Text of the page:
14. 14.
    Henter JI, Elinder G, Ost A. Diagnostic guidelines for hemophagocytic lymphohistiocytosis. Semin Oncol. 1991;18:29–33.PubMedPubMedCentralGoogle Scholar
  15. 15.
    Grom AA, Passo M. Macrophage activation syndrome in systemic juvenile rheumatoid arthritis. J Pediatr. 1996;129:630–632.CrossRefPubMedPubMedCentralGoogle Scholar
  16. 16.
    Marmont AM, Gualandi F, Lint MT, Bacigalupo A. Virus-associated hemophagocytic syndrome: interest of examination of fresh myeloaspirates. Blood. 1994;83:1711–1712.Google Scholar
  17. 17.
    Ueda I, Morimoto A, Inaba T, et al. Characteristic perforin gene mutations of haemophagocytic lymphohistiocytosis patients in Japan. Br J Haematol. 2003;121:503–510.CrossRefPubMedPubMedCentralGoogle Scholar
  18. 18.
    Allen M, Fusco CD, Legrand F, et al. Familial hemophagocytic lymphohistiocytosis: how late can the onset be? Haematologica. 2001;86:499–503.PubMedPubMedCentralGoogle Scholar
  19. 19.
    Clementi R, Emmi L, Maccario R, et al. Adult onset and atypical presentation of hemophagocytic lymphohistiocytosis in siblings carrying PRF1 mutations. Blood. 2002;100:2266–2267.CrossRefPubMedPubMedCentralGoogle Scholar
  20. 20.
    Grom AA, Villanueva J, Lee S, Goldmuntz EA, Passo MH, Filipovich A. Natural killer cell dysfunction in patients with systemiconset juvenile rheumatoid arthritis and macrophage activation syndrome. J Pediatr. 2003;142:292–296.CrossRefPubMedGoogle Scholar
  21. 21.
    Grom AA. Macrophage activation syndrome and reactive hemophagocytic lymphohistiocytosis: the same entities? Curr Opin Rheumatol. 2003;15:587–590.CrossRefPubMedGoogle Scholar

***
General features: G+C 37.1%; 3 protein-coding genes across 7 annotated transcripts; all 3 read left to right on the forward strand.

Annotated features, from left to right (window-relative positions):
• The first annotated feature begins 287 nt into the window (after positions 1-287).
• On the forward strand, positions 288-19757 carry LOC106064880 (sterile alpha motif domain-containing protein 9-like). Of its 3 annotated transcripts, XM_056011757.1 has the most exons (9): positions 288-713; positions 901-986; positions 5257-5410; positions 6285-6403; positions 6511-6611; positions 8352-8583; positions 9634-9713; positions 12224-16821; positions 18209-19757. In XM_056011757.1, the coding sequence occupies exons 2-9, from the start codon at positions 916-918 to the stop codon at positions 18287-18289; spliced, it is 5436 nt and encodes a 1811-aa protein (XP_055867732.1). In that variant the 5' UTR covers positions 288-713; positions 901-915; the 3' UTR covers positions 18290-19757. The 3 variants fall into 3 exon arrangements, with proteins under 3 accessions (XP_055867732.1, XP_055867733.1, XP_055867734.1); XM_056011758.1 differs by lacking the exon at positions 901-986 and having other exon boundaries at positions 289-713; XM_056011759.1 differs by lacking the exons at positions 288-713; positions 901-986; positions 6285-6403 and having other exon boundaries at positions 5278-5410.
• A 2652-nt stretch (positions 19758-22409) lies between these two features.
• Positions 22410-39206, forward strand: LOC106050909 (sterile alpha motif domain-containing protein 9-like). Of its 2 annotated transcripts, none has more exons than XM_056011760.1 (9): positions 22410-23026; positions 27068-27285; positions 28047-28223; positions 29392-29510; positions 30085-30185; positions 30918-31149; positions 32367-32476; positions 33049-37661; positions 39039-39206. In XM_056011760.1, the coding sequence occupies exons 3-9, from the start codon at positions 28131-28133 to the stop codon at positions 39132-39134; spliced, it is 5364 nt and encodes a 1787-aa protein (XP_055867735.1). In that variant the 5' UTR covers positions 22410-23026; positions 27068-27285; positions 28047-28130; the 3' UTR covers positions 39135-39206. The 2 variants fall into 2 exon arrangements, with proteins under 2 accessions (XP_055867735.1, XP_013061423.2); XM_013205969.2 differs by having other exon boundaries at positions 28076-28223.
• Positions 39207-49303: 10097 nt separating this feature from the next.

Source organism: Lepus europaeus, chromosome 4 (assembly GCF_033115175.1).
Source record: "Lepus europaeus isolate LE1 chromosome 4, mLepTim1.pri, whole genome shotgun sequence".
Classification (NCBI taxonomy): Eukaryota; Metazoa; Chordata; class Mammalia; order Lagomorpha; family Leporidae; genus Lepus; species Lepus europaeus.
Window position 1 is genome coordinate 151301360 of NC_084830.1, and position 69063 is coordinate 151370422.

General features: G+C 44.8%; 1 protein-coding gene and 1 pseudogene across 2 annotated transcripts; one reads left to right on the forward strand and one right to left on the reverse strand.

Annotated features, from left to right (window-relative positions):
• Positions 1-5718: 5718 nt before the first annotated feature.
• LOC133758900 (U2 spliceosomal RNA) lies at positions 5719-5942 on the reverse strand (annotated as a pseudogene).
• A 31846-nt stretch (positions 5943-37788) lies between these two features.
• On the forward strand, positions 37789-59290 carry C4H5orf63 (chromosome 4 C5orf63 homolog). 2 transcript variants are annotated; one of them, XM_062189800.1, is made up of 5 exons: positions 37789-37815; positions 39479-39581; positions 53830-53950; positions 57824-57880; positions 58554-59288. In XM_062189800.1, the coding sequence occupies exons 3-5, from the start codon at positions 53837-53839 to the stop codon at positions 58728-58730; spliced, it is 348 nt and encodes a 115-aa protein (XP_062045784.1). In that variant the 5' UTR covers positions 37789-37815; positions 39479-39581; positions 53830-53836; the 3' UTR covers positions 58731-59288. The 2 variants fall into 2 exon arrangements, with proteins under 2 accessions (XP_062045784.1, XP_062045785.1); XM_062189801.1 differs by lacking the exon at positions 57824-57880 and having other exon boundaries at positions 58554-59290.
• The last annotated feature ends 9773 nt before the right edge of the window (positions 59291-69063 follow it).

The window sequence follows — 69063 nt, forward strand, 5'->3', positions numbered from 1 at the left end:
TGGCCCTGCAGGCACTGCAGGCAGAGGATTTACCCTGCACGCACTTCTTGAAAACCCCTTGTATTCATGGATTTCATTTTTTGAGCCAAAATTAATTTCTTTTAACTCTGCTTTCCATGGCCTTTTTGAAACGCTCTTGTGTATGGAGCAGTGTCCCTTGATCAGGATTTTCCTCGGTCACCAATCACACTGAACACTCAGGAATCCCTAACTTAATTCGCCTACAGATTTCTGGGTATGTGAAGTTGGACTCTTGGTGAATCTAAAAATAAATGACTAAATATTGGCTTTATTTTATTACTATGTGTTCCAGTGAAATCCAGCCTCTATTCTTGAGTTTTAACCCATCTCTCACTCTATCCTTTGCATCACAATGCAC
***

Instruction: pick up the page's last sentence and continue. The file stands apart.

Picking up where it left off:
22. 22.
    Esdaile JM, Tannenbaum H, Hawkins D. Adult Still’s disease. Am J Med. 1980;68:825–830.CrossRefPubMedGoogle Scholar
  23. 23.
    Mert A, Ozaras R, Tabak F, et al. Fever of unknown origin: a review of 20 patients with adult-onset Still’s disease. Clin Rheumatol. 2003;22:89–93.CrossRefPubMedGoogle Scholar
  24. 24.
    Abbas AK, Lichtman AH, Pober JS. Cellular and Molecular Immunology. 4th ed. Philadelphia, Pa: W. B. Saunders; 1997:269.Google Scholar
  25. 25.
    Henter JI, Elinder G, Soder O, Hansson M, Andersson B, Andersson U. Hypercytokinemia in familial hemophagocytic lymphohistiocytosis. Blood. 1991;78:2918–2922.PubMedGoogle Scholar
  26. 26.
    Osugi Y, Hara J, Tagawa S, et al. Cytokine production regulation Th1 and Th2 cytokines in hemophagocytic lymphohistiocytosis. Blood. 1997;89:4100–4103.PubMedGoogle Scholar
  27. 27.
    Ohga S, Matsuzaki A, Nishizaki M, et al. Inflammatory cytokines in virus-associated hemophagocytic syndrome: interferon gamma as a sensitive indicator of disease activity. Am J Pediatr Hematol Oncol. 1993;15:291–298.PubMedGoogle Scholar
  28. 28.
    Imashuku S, Hibi S. Cytokines in hemophagocytic syndrome. Br J Haematol. 1991;77:438–440.CrossRefPubMedGoogle Scholar
  29. 29.
    Choi JH, Suh CH, Lee YM, et al. Serum cytokine profiles in patients with adult onset Still’s disease. J Rheumatol. 2003;30:2422–2427.PubMedGoogle Scholar
  30. 30.
    Esumi N, Ikushima S, Todo S, Imashuku S. Hyperferritinemia in malignant histiocytosis, virus-associated hemophagocytic syndrome and familial erythrophagocytic lymphohistiocytosis: a survey of pediatric cases. Acta Paediatr Scand. 1989;78:268–270.CrossRefPubMedGoogle Scholar
  31. 31.
    Emmenegger U, Frey U, Reimers A, et al. Hyperferritinemia as indicator for intravenous immunoglobulin treatment in reactive macrophage activation syndromes. Am J Hematol. 2001;68:4–10.CrossRefPubMedGoogle Scholar
  32. 32.
    Coffernils M, Soupart A, Pradier O, Feremans W, Neve P, Decaux G. Hyperferritinemia in adult onset Still’s disease and the hemophagocytic syndrome. J Rheumatol. 1992;19:1425–1427.PubMedGoogle Scholar
  33. 33.
    Komp DM, McNamara J, Buckley P. Elevated soluble interleukin-2 receptor in childhood hemophagocytic histiocytic syndromes. Blood. 1989;73:2128–2132.PubMedGoogle Scholar

Copyright information

© The Japanese Society of Hematology 2004

Authors and Affiliations

  1. 1.Department of Internal MedicineKyushu Kosei-Nenkin HospitalKitakyushuJapan
  2. 2.Department of HematologyHamanomachi HospitalFukuoka CityJapan

Personalised recommendations